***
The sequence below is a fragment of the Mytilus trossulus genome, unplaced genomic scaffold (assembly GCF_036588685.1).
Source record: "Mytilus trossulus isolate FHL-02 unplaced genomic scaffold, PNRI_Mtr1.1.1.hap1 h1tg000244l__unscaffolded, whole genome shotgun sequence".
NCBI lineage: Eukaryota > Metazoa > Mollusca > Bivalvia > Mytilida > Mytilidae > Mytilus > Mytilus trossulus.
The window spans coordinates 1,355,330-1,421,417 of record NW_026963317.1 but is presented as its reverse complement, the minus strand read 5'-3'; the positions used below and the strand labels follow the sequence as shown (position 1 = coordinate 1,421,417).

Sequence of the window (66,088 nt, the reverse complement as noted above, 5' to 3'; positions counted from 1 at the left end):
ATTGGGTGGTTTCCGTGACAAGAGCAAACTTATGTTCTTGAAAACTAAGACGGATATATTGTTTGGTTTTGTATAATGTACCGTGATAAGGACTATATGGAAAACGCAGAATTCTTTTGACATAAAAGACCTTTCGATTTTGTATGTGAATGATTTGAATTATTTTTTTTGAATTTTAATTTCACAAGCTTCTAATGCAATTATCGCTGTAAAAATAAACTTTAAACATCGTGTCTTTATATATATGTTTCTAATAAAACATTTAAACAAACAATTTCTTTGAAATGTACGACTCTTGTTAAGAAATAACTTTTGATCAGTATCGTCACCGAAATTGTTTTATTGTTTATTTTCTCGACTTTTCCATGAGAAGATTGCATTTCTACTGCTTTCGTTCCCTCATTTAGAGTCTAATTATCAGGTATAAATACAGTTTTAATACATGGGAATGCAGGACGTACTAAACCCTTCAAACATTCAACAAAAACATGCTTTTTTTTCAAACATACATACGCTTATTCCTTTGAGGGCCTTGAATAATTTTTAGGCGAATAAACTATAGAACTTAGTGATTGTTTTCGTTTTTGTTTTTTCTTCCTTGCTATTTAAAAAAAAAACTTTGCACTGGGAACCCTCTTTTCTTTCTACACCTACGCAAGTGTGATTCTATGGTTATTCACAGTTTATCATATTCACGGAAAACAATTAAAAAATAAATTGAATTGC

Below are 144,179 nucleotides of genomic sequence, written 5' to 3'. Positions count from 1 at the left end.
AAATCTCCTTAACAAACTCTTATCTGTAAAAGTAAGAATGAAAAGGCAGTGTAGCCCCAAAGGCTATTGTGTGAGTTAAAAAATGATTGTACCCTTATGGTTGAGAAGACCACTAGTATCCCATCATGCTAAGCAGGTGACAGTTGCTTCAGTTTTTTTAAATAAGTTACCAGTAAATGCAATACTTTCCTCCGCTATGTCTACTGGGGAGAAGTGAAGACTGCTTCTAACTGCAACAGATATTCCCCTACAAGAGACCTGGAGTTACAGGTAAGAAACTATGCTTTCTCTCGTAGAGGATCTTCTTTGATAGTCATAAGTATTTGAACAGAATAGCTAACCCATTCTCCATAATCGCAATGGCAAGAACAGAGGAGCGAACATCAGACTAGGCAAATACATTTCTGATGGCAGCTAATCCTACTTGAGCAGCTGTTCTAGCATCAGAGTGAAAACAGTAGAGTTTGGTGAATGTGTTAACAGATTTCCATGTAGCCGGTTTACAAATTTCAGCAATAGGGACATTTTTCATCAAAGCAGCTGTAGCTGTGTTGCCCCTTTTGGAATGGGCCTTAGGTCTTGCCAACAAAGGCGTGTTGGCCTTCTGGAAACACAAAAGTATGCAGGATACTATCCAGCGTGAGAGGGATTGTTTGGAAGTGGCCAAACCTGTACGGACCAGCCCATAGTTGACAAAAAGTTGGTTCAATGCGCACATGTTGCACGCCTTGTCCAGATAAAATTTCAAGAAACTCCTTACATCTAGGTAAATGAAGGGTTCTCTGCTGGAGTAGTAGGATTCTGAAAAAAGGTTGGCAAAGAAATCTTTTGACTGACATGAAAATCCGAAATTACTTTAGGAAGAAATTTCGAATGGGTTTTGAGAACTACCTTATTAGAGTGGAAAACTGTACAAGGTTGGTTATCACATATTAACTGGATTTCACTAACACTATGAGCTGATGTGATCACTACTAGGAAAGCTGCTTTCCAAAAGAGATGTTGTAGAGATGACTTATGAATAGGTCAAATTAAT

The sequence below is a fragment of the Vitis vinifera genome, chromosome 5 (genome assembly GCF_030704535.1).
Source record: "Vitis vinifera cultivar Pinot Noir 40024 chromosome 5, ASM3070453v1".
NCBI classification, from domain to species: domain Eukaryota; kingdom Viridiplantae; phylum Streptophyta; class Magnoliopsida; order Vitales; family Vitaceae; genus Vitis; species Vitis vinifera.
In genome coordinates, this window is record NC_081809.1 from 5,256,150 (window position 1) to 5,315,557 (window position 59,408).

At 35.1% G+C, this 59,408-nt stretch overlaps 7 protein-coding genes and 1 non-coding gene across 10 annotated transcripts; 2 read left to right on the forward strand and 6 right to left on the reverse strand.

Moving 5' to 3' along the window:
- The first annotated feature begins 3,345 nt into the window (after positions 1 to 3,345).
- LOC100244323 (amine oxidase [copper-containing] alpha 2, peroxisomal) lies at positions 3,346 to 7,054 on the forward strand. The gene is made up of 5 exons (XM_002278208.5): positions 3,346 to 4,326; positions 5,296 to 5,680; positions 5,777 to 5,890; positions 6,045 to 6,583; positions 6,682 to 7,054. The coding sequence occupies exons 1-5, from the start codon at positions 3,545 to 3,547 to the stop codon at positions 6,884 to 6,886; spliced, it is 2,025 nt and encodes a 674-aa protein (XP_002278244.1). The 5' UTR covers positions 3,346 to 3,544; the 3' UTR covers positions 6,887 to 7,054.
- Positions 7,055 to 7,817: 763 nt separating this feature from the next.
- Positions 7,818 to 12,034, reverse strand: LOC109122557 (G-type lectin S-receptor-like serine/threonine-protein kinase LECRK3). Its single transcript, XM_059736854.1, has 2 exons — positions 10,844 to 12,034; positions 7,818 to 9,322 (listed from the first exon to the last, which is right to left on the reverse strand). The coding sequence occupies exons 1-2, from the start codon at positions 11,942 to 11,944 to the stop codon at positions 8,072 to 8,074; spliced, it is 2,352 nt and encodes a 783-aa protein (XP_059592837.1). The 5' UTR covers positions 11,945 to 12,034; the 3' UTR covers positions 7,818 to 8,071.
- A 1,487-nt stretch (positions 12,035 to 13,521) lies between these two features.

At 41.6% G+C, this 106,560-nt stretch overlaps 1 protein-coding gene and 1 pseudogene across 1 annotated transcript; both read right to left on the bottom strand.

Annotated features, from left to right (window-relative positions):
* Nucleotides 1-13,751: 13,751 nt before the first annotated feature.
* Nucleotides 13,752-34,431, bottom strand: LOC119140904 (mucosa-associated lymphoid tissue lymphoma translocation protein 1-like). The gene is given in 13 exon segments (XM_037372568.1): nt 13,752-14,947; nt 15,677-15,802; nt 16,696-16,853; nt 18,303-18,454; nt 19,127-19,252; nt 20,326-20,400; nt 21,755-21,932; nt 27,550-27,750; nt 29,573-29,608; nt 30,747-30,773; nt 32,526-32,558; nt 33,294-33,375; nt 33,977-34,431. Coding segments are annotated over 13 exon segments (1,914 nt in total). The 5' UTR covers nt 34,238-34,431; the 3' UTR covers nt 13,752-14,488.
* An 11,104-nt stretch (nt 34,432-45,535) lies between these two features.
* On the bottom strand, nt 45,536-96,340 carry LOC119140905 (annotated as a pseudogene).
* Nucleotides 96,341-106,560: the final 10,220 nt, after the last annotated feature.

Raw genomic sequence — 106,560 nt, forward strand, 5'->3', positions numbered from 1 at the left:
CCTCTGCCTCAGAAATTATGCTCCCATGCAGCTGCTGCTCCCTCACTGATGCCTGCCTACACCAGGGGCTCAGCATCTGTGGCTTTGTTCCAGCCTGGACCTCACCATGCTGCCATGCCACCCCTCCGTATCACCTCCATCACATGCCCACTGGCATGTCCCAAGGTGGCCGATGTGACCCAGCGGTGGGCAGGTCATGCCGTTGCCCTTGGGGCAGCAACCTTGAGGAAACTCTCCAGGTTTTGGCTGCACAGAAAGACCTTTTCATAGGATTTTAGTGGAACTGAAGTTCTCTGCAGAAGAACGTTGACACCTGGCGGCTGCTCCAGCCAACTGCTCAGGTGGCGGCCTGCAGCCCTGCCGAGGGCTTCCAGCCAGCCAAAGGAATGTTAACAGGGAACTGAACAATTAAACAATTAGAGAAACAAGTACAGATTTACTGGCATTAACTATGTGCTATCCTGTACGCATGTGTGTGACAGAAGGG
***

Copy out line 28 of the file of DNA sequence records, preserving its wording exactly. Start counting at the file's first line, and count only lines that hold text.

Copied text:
CCTCTGCCTCAGAAATTATGCTCCCATGCAGCTGCTGCTCCCTCACTGATGCCTGCCTACACCAGGGGCTCAGCATCTGTGGCTTTGTTCCAGCCTGGACCTCACCATGCTGCCATGCCACCCCTCCGTATCACCTCCATCACATGCCCACTGGCATGTCCCAAGGTGGCCGATGTGACCCAGCGGTGGGCAGGTCATGCCGTTGCCCTTGGGGCAGCAACCTTGAGGAAACTCTCCAGGTTTTGGCTGCACAGAAAGACCTTTTCATAGGATTTTAGTGGAACTGAAGTTCTCTGCAGAAGAACGTTGACACCTGGCGGCTGCTCCAGCCAACTGCTCAGGTGGCGGCCTGCAGCCCTGCCGAGGGCTTCCAGCCAGCCAAAGGAATGTTAACAGGGAACTGAACAATTAAACAATTAGAGAAACAAGTACAGATTTACTGGCATTAACTATGTGCTATCCTGTACGCATGTGTGTGACAGAAGGG